I have been following this topic, and thinking about it. I have tried sometimes to make stereo panoramas by stitching several photos using Hugin, then trying to stereo align them, with very poor results. The best I got was a few acceptable 2D panoramas (really very few:-). Never got an stereo panoramic worth keeping.
Thinking about it I believe there is a fundamental problem: Human vision CAN NOT process very large HFOV. 1 radian (the angle of a 36mm equivalent lens) is near the limit of what our vision understands (dragon-flies are probably much better:-)
IMO the way to view large field of view images is emulating what we do in real life: move the head (and the body) to watch every part of the scene around, but only part of it. This implies the image should be SPHERICAL, and the viewer device should convert the section of the sphere we are looking at into a flat image that is shown to our eyes. Perhaps using the VR features of smart phones, not sure whether this could be made to work.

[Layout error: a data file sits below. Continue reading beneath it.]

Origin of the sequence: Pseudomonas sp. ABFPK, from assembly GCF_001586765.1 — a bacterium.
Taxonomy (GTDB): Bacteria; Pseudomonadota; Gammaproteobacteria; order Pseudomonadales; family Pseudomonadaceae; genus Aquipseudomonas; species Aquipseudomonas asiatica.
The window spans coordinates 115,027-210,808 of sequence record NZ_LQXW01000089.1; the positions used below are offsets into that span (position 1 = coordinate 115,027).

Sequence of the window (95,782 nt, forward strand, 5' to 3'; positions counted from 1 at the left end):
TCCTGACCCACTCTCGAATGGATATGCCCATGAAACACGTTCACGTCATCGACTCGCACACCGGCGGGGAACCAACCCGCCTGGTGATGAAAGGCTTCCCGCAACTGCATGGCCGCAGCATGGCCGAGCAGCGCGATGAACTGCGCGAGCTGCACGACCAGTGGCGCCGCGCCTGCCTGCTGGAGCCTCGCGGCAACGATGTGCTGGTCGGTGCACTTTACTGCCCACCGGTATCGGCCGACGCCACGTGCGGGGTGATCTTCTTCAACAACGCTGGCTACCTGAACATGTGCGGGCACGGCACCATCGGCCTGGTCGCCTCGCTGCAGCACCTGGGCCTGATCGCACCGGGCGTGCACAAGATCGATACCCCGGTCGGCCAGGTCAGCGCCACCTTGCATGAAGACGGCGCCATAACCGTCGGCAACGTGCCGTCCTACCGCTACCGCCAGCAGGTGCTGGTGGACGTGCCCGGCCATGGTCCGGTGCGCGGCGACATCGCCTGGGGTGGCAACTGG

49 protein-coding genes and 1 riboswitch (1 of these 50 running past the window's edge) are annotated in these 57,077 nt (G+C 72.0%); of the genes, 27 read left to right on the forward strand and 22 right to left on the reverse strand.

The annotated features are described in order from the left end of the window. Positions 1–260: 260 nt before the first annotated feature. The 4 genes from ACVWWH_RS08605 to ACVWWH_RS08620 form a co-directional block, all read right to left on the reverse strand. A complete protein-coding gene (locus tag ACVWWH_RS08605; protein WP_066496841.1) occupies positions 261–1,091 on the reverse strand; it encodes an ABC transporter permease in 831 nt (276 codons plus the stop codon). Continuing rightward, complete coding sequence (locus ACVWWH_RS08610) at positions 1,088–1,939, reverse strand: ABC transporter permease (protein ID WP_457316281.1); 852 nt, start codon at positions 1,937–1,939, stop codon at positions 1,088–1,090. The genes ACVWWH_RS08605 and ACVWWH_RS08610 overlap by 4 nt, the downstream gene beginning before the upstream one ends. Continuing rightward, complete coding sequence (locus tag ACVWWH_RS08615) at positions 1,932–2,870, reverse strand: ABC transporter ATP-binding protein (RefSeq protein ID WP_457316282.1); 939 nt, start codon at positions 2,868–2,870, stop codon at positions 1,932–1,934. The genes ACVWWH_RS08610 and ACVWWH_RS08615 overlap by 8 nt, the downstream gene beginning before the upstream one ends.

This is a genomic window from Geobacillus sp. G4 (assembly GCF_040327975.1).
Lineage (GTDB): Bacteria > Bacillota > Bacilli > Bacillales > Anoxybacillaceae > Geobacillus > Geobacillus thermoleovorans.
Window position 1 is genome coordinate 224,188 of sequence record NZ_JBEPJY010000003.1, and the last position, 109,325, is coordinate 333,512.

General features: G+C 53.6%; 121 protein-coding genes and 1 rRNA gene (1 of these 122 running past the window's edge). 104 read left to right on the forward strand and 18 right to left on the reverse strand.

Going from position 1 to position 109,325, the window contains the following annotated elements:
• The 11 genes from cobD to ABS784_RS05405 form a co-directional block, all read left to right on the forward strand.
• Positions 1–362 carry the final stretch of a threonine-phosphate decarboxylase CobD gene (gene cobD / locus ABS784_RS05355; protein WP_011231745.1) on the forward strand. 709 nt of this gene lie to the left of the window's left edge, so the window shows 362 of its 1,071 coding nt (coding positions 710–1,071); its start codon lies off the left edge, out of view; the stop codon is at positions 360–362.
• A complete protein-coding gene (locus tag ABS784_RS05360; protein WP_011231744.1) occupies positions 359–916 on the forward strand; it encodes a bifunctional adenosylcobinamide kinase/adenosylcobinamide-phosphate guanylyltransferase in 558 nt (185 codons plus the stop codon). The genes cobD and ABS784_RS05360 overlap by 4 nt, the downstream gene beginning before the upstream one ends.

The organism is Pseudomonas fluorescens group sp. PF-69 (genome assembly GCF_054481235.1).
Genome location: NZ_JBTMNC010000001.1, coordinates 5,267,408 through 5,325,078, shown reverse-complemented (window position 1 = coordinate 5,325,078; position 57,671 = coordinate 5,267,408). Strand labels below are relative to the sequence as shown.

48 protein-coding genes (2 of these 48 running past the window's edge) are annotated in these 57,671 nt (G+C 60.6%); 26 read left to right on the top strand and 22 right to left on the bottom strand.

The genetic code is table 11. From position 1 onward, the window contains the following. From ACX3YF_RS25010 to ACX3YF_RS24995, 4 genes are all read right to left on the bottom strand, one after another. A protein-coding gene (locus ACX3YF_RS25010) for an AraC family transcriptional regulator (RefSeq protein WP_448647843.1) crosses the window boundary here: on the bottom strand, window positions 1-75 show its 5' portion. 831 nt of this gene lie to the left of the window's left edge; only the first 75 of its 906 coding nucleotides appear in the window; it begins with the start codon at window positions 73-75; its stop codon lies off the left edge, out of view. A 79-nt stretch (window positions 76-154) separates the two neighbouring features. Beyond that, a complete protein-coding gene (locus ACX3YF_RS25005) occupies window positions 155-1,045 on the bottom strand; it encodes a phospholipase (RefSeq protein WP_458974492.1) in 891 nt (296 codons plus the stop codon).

For a stereo pair, two such spherical images would be needed. I liked the way of shooting explained by Melinda in a previous post: http://superliminal.com/misc/PanoramicStereo.png It would require more than one turn of the rig with the cameras looking upward to fill the upper parts of the sphere. Now we could take all the photos of the R and L cameras and stitch each of them to an spherical image. Perhaps Hugin would do it, but wait: we have to stitch the images of each side and AT THE SAME TIME ensure the L R spheres are aligned for stereo. That is, the matching points should be at the same elevation angle in the sphere. This looks feasible, more so because it is a batch task. What looks more difficult to me is how to quickly pan the spherical image in the viewer, because it requires continuous transforming from spherical to flat.